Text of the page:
First, most objectives are meaningless fluff. They typically say things like "OBJECTIVE: To acquire a challenging position in the field of information technology and to contribute my skills to business development." What does that mean? Nothing! Everyone wants a "challenging position"! Every job requires you to contribute your skills to business development! You might as well say "OBJECTIVE: To do computer work that isn't boring and not get fired."

Second, an objective is focused on what you want, not what the company wants, yet it's the first thing you're presenting to the company. It's as if I met the hiring manager and said "Hi, my name is Andy Lester, and here's what I want from you," instead of "Hi, here's how I can help you and your company."

Third, an objective is stuck at the top of the resume, using up the most valuable visual real estate on the page. Instead of a few lines of fluff that focuses on what you want, the first thing a resume reader should see is a summary of you and your skills, such as:

  • Seven years’ experience in all facets of large website production.
  • Led team of five designers creating Flash content for automotive websites.
  • Installed and maintained content management systems such as Vignette and Bricolage for production staff of 20.
  • Accomplished author of technical documentation in French. Also fluent in Japanese.


  • That's a far more powerful way to open a resume, and lets the reader know what's down below. Remember that nobody is going to read your entire resume unless you give them a reason to. Saying what you're looking for in a job is no way to convince them that there's goodness down below.

    Section 3.7 "What to Leave Out of Your Résumé" in my book discusses the evils of the objective in more detail, along with other résumé space fillers.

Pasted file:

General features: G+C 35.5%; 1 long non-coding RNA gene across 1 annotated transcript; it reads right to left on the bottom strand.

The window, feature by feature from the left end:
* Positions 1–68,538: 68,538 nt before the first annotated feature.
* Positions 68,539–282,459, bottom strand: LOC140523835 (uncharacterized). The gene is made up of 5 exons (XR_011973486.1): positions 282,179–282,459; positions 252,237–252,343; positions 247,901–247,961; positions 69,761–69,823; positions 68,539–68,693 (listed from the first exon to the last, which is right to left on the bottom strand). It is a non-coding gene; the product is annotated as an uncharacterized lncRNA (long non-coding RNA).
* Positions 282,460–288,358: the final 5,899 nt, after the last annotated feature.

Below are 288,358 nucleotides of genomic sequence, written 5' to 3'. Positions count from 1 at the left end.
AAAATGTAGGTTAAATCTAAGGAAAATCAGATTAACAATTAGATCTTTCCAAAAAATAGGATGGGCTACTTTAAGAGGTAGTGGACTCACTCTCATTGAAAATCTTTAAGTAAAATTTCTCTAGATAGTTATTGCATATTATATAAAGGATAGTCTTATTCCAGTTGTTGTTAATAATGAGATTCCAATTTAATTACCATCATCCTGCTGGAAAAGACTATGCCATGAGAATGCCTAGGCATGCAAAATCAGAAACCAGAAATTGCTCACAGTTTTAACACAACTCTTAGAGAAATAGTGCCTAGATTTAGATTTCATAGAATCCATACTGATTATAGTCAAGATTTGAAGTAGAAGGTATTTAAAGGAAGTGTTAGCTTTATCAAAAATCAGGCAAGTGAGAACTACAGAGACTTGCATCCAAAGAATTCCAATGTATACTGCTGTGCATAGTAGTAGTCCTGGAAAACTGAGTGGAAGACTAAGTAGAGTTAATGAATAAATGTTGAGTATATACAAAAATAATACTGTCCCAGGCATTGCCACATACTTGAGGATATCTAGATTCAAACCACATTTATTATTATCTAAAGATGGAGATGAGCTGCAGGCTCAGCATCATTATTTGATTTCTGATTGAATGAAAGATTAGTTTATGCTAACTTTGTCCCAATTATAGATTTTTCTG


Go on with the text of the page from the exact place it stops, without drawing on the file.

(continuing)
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    Deepak Bala
    Bartender

    Joined: Feb 24, 2006
    Posts: 6661
        
        5

    Henry Wong wrote:
    At college/uni we always had personal statement with a hint of career aspirations as the first thing on CV. After reviewing several Java contractors CV's recently some are pretty much just their employment experience with no statements.


    Generally, the first item on a resume is the objective... stating aspirations in this section should work. Besides, a resume is generally bland, so having an introduction that talks about aspirations or other "personal" details adds color to a resume, and IMHO, is a good idea.

    Henry


    I find that it usually adds clutter. Most objectives are copied anyway. It usually goes something like 'To carve a niche in blah | To be the best in... | Highly productive in X and career aspirations towards... '.

    I usually replace this section with a short introduction instead, that gives a high level view of what my profile is instead of telling the employer that I am highly motivated / very productive etc. The intro says 'I am X, working for Y years and specialized in Z with experience in verticals A,B,C.'

    I try to cram a resume within 3 pages max. The objective, in my opinion, wastes a lot of space that I could have used to highlight something else.

    Of course I am saying this from the perspective of some one with experience. I agree that for a fresh graduate, the objective section makes sense


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    arulk pillai
    Author
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    Joined: May 31, 2007
    Posts: 3220
    Objectives are terrible, and should never be on a resume you're submitting in response to a job.


    I partially agree. I don't think objectives are as bad as you are describing.

    Avoid bland objective reflecting a vague career disposition. For example:

    “A position where I can exploit my talents………..”

    This may leave an impression that you do not really know what you are applying for or you are just trying to land in any job. Consequently, your bargaining power is likely to decline.


    Tailor your objective to the job and position, you are applying for. Even if you are a multi-talented personality, avoid addressing multiple titles in your objective. For example


    “Looking for a challenging position as a Java developer or an Oracle administrator…..”